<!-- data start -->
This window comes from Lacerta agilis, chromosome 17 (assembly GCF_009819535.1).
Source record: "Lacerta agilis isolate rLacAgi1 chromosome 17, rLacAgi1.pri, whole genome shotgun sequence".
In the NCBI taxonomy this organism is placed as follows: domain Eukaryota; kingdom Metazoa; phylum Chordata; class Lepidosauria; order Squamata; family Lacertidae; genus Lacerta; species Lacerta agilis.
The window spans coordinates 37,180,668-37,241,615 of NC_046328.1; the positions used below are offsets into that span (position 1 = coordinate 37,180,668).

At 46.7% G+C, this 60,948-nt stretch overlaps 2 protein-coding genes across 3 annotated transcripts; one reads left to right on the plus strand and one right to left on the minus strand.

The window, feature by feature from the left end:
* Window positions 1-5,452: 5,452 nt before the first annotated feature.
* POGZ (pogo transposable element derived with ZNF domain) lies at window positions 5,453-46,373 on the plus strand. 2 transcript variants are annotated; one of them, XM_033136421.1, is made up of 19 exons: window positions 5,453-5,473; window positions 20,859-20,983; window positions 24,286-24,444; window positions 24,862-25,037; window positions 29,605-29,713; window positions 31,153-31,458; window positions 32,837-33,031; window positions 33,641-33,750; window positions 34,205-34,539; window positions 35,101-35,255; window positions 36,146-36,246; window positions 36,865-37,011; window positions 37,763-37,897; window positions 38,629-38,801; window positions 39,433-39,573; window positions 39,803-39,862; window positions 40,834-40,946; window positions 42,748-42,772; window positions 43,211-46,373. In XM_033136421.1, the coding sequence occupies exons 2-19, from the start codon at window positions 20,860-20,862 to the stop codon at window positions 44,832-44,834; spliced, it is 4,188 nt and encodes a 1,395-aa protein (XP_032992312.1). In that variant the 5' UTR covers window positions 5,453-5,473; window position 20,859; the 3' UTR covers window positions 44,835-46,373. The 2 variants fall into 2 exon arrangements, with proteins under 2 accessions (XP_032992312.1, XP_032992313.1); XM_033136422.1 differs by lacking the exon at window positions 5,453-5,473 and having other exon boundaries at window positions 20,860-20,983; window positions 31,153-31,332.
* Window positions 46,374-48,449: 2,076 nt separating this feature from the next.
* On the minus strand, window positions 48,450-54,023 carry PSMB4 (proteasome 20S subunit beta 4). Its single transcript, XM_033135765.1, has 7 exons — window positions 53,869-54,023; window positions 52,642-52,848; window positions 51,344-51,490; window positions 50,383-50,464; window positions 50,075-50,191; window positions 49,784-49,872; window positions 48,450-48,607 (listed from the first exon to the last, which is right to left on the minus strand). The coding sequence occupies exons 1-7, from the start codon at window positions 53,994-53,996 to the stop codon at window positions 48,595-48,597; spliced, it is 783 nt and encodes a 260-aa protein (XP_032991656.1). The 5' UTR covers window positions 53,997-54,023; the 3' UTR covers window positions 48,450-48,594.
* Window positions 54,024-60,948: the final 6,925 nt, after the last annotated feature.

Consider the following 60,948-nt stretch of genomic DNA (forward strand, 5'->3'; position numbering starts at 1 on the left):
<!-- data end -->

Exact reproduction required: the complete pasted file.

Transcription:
This window comes from Lacerta agilis, chromosome 17 (assembly GCF_009819535.1).
Source record: "Lacerta agilis isolate rLacAgi1 chromosome 17, rLacAgi1.pri, whole genome shotgun sequence".
In the NCBI taxonomy this organism is placed as follows: domain Eukaryota; kingdom Metazoa; phylum Chordata; class Lepidosauria; order Squamata; family Lacertidae; genus Lacerta; species Lacerta agilis.
The window spans coordinates 37,180,668-37,241,615 of NC_046328.1; the positions used below are offsets into that span (position 1 = coordinate 37,180,668).

At 46.7% G+C, this 60,948-nt stretch overlaps 2 protein-coding genes across 3 annotated transcripts; one reads left to right on the plus strand and one right to left on the minus strand.

The window, feature by feature from the left end:
* Window positions 1-5,452: 5,452 nt before the first annotated feature.
* POGZ (pogo transposable element derived with ZNF domain) lies at window positions 5,453-46,373 on the plus strand. 2 transcript variants are annotated; one of them, XM_033136421.1, is made up of 19 exons: window positions 5,453-5,473; window positions 20,859-20,983; window positions 24,286-24,444; window positions 24,862-25,037; window positions 29,605-29,713; window positions 31,153-31,458; window positions 32,837-33,031; window positions 33,641-33,750; window positions 34,205-34,539; window positions 35,101-35,255; window positions 36,146-36,246; window positions 36,865-37,011; window positions 37,763-37,897; window positions 38,629-38,801; window positions 39,433-39,573; window positions 39,803-39,862; window positions 40,834-40,946; window positions 42,748-42,772; window positions 43,211-46,373. In XM_033136421.1, the coding sequence occupies exons 2-19, from the start codon at window positions 20,860-20,862 to the stop codon at window positions 44,832-44,834; spliced, it is 4,188 nt and encodes a 1,395-aa protein (XP_032992312.1). In that variant the 5' UTR covers window positions 5,453-5,473; window position 20,859; the 3' UTR covers window positions 44,835-46,373. The 2 variants fall into 2 exon arrangements, with proteins under 2 accessions (XP_032992312.1, XP_032992313.1); XM_033136422.1 differs by lacking the exon at window positions 5,453-5,473 and having other exon boundaries at window positions 20,860-20,983; window positions 31,153-31,332.
* Window positions 46,374-48,449: 2,076 nt separating this feature from the next.
* On the minus strand, window positions 48,450-54,023 carry PSMB4 (proteasome 20S subunit beta 4). Its single transcript, XM_033135765.1, has 7 exons — window positions 53,869-54,023; window positions 52,642-52,848; window positions 51,344-51,490; window positions 50,383-50,464; window positions 50,075-50,191; window positions 49,784-49,872; window positions 48,450-48,607 (listed from the first exon to the last, which is right to left on the minus strand). The coding sequence occupies exons 1-7, from the start codon at window positions 53,994-53,996 to the stop codon at window positions 48,595-48,597; spliced, it is 783 nt and encodes a 260-aa protein (XP_032991656.1). The 5' UTR covers window positions 53,997-54,023; the 3' UTR covers window positions 48,450-48,594.
* Window positions 54,024-60,948: the final 6,925 nt, after the last annotated feature.

Consider the following 60,948-nt stretch of genomic DNA (forward strand, 5'->3'; position numbering starts at 1 on the left):